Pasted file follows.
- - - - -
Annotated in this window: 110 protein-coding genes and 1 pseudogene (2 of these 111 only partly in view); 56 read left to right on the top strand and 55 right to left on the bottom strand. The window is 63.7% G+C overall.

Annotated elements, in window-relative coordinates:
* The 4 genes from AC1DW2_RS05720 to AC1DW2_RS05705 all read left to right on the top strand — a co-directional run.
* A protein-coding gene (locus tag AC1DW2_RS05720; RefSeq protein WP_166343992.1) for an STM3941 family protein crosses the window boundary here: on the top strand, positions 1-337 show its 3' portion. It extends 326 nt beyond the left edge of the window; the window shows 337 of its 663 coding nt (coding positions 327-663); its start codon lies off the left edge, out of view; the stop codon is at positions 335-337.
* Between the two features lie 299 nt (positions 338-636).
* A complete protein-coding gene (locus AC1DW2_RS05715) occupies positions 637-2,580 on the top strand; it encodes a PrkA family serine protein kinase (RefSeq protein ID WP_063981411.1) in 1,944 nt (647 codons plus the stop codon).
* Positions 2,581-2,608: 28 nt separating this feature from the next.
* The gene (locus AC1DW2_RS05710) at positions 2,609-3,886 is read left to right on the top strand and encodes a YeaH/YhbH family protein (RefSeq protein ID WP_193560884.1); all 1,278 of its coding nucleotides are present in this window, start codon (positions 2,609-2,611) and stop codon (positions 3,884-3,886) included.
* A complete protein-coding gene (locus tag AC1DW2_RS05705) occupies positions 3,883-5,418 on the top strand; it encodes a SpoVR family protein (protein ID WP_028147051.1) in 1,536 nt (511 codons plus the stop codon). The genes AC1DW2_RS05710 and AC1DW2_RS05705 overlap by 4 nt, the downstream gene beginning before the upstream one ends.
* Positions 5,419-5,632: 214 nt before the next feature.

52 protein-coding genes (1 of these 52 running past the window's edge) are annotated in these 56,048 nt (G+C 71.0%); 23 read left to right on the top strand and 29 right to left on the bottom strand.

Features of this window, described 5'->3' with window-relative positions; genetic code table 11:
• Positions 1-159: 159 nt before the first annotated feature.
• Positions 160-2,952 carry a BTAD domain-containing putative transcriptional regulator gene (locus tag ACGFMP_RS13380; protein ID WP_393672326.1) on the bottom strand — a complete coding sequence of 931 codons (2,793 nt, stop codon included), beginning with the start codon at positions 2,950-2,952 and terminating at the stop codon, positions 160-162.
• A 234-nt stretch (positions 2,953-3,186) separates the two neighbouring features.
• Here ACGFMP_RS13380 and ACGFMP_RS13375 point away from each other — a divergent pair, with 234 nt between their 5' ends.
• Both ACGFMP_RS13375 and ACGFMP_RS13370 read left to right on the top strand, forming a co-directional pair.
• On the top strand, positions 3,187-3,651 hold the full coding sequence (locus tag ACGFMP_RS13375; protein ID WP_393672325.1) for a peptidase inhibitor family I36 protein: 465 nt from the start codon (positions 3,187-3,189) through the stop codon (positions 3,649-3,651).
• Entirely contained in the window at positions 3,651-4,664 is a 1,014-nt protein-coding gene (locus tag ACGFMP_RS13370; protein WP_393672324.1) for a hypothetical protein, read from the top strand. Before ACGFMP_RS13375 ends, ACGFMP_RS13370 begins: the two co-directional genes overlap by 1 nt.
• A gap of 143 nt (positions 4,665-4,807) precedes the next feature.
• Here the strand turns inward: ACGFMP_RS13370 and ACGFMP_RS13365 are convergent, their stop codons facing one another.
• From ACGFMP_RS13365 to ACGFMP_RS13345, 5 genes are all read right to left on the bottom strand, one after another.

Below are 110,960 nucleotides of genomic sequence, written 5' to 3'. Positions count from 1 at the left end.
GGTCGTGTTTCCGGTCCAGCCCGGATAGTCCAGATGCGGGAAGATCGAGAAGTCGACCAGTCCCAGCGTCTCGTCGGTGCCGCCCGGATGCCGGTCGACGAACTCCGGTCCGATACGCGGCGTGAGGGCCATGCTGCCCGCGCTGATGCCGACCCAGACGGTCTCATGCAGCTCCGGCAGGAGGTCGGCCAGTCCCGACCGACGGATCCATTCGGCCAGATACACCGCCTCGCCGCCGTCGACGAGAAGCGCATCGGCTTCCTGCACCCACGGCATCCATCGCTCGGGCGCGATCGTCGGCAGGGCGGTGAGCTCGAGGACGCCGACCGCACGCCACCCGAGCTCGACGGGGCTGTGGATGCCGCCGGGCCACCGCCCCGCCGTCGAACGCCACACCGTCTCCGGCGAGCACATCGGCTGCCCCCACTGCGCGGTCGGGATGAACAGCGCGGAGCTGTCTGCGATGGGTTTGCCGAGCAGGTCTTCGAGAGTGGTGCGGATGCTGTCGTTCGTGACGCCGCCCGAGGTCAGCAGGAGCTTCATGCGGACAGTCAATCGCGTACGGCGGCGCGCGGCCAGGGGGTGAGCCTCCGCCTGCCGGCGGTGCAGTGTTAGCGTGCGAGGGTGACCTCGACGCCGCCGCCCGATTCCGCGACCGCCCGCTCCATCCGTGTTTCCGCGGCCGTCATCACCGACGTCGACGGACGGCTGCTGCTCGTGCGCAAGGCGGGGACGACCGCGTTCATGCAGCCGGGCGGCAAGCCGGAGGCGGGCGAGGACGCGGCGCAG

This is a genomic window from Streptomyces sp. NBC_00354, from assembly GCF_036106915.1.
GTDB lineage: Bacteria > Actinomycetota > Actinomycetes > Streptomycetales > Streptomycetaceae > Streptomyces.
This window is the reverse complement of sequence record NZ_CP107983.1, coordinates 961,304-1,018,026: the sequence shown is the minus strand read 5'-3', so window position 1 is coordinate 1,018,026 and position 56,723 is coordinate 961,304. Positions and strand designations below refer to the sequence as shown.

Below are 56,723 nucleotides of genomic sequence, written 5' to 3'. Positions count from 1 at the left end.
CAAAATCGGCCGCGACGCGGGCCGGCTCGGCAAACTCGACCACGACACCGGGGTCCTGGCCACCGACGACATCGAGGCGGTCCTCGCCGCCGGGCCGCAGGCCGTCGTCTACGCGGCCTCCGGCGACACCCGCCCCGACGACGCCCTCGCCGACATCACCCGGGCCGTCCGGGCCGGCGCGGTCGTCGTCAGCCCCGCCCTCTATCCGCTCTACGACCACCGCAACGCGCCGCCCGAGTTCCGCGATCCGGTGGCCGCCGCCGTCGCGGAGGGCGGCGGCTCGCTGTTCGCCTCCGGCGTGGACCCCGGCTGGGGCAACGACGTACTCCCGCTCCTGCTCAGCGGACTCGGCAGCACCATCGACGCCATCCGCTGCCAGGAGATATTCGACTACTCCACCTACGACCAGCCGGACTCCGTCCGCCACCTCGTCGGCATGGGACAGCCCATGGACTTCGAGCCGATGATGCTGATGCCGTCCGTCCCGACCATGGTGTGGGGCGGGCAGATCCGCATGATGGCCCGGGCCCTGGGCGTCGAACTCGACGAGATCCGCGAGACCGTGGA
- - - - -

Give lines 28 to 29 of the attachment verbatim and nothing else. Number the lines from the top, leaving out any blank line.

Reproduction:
Below are 56,723 nucleotides of genomic sequence, written 5' to 3'. Positions count from 1 at the left end.
CAAAATCGGCCGCGACGCGGGCCGGCTCGGCAAACTCGACCACGACACCGGGGTCCTGGCCACCGACGACATCGAGGCGGTCCTCGCCGCCGGGCCGCAGGCCGTCGTCTACGCGGCCTCCGGCGACACCCGCCCCGACGACGCCCTCGCCGACATCACCCGGGCCGTCCGGGCCGGCGCGGTCGTCGTCAGCCCCGCCCTCTATCCGCTCTACGACCACCGCAACGCGCCGCCCGAGTTCCGCGATCCGGTGGCCGCCGCCGTCGCGGAGGGCGGCGGCTCGCTGTTCGCCTCCGGCGTGGACCCCGGCTGGGGCAACGACGTACTCCCGCTCCTGCTCAGCGGACTCGGCAGCACCATCGACGCCATCCGCTGCCAGGAGATATTCGACTACTCCACCTACGACCAGCCGGACTCCGTCCGCCACCTCGTCGGCATGGGACAGCCCATGGACTTCGAGCCGATGATGCTGATGCCGTCCGTCCCGACCATGGTGTGGGGCGGGCAGATCCGCATGATGGCCCGGGCCCTGGGCGTCGAACTCGACGAGATCCGCGAGACCGTGGA